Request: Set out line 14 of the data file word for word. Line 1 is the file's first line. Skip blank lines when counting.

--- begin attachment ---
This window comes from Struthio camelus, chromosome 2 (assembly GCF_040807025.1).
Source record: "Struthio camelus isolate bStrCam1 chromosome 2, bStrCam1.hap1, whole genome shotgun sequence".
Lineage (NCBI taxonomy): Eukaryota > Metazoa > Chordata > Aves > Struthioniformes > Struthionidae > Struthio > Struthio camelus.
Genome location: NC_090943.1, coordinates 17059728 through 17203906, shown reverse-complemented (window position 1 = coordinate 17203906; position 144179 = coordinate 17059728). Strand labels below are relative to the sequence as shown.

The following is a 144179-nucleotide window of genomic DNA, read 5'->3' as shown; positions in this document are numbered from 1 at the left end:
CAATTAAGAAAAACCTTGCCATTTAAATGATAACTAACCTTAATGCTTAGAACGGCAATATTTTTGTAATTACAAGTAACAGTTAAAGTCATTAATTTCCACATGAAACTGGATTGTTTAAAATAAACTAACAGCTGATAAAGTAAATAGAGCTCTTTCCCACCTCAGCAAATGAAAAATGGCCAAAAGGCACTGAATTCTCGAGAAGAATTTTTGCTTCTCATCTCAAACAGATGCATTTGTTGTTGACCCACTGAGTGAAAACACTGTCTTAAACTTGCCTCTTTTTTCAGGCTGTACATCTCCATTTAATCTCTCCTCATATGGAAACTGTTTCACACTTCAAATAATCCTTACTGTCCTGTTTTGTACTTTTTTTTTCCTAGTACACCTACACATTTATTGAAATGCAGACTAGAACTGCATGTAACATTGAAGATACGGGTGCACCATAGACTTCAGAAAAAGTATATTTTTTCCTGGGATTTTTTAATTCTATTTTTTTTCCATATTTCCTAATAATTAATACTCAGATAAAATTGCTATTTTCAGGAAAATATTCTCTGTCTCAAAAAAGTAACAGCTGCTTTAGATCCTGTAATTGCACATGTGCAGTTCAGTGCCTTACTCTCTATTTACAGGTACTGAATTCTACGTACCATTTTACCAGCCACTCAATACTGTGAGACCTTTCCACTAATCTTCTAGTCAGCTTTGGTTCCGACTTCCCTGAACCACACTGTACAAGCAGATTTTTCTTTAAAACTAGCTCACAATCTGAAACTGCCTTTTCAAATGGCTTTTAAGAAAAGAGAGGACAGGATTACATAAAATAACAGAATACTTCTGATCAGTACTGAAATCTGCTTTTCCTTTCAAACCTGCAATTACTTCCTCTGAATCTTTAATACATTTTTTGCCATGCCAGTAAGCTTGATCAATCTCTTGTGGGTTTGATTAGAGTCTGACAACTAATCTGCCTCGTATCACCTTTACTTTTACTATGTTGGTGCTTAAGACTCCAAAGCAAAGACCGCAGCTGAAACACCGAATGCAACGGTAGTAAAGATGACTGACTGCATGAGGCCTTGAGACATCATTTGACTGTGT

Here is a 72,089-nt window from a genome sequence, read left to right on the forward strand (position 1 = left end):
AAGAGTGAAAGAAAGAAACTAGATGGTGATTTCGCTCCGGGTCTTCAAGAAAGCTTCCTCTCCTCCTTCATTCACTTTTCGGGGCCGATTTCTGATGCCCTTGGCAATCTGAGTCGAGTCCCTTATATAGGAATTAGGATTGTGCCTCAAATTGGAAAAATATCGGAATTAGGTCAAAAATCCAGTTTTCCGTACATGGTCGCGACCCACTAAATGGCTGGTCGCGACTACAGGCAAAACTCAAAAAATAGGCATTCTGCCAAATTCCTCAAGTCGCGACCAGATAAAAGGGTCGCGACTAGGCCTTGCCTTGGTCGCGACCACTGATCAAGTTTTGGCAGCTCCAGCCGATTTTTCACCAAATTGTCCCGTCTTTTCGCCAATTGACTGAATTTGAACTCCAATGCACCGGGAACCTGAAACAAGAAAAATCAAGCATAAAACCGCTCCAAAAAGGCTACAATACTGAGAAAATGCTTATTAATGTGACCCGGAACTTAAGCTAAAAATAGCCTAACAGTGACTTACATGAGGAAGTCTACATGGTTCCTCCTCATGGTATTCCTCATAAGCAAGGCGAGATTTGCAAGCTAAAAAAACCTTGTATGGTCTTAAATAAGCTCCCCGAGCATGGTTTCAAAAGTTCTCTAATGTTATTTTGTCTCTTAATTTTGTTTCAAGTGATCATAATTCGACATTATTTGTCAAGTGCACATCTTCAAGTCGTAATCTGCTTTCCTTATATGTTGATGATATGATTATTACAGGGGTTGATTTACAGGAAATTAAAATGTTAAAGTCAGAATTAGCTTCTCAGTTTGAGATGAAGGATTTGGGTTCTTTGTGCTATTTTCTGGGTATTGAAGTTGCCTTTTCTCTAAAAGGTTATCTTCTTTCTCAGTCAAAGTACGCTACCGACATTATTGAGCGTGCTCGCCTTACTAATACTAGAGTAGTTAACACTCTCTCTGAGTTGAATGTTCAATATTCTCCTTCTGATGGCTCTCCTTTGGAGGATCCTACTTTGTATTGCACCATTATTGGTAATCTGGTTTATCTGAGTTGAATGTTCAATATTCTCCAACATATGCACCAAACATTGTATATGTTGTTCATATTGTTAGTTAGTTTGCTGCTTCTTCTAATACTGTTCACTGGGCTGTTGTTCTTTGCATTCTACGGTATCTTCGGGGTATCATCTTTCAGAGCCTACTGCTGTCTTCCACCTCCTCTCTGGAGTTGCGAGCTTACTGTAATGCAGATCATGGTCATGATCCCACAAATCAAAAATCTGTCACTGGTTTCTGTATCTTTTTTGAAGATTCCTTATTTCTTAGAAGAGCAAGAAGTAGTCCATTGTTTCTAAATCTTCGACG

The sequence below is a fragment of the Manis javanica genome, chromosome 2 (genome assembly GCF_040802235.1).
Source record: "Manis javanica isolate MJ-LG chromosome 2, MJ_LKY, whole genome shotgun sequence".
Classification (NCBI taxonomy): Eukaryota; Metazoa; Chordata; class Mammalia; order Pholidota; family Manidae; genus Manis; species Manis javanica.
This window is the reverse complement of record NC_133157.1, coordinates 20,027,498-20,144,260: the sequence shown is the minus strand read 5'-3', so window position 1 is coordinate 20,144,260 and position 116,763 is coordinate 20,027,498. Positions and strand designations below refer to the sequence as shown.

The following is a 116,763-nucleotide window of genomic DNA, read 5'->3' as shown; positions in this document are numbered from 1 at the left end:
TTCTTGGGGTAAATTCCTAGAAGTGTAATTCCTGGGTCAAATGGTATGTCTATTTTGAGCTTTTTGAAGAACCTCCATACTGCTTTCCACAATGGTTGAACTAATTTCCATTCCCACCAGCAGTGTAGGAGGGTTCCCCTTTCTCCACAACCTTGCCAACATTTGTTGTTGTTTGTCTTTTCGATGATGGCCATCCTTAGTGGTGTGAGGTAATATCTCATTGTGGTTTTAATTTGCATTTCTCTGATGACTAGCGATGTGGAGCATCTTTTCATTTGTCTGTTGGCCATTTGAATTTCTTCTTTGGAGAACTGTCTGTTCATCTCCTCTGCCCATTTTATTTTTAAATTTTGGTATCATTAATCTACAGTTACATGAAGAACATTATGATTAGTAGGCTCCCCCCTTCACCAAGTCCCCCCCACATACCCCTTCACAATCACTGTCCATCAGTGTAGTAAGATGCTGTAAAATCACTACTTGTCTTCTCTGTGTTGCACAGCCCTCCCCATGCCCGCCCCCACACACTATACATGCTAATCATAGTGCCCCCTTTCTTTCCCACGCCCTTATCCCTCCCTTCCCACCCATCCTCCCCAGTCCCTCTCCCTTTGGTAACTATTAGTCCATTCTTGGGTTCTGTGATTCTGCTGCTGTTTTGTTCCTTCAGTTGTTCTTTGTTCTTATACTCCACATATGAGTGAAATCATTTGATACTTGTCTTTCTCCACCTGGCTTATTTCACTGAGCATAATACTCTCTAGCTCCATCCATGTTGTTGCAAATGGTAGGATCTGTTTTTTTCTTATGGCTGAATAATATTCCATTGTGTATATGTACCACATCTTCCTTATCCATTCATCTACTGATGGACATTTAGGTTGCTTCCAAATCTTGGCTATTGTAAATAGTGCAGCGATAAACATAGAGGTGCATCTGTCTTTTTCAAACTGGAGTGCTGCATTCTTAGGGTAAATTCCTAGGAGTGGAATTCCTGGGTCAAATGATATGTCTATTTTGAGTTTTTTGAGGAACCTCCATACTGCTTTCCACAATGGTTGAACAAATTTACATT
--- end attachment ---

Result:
TTCTTGGGGTAAATTCCTAGAAGTGTAATTCCTGGGTCAAATGGTATGTCTATTTTGAGCTTTTTGAAGAACCTCCATACTGCTTTCCACAATGGTTGAACTAATTTCCATTCCCACCAGCAGTGTAGGAGGGTTCCCCTTTCTCCACAACCTTGCCAACATTTGTTGTTGTTTGTCTTTTCGATGATGGCCATCCTTAGTGGTGTGAGGTAATATCTCATTGTGGTTTTAATTTGCATTTCTCTGATGACTAGCGATGTGGAGCATCTTTTCATTTGTCTGTTGGCCATTTGAATTTCTTCTTTGGAGAACTGTCTGTTCATCTCCTCTGCCCATTTTATTTTTAAATTTTGGTATCATTAATCTACAGTTACATGAAGAACATTATGATTAGTAGGCTCCCCCCTTCACCAAGTCCCCCCCACATACCCCTTCACAATCACTGTCCATCAGTGTAGTAAGATGCTGTAAAATCACTACTTGTCTTCTCTGTGTTGCACAGCCCTCCCCATGCCCGCCCCCACACACTATACATGCTAATCATAGTGCCCCCTTTCTTTCCCACGCCCTTATCCCTCCCTTCCCACCCATCCTCCCCAGTCCCTCTCCCTTTGGTAACTATTAGTCCATTCTTGGGTTCTGTGATTCTGCTGCTGTTTTGTTCCTTCAGTTGTTCTTTGTTCTTATACTCCACATATGAGTGAAATCATTTGATACTTGTCTTTCTCCACCTGGCTTATTTCACTGAGCATAATACTCTCTAGCTCCATCCATGTTGTTGCAAATGGTAGGATCTGTTTTTTTCTTATGGCTGAATAATATTCCATTGTGTATATGTACCACATCTTCCTTATCCATTCATCTACTGATGGACATTTAGGTTGCTTCCAAATCTTGGCTATTGTAAATAGTGCAGCGATAAACATAGAGGTGCATCTGTCTTTTTCAAACTGGAGTGCTGCATTCTTAGGGTAAATTCCTAGGAGTGGAATTCCTGGGTCAAATGATATGTCTATTTTGAGTTTTTTGAGGAACCTCCATACTGCTTTCCACAATGGTTGAACAAATTTACATT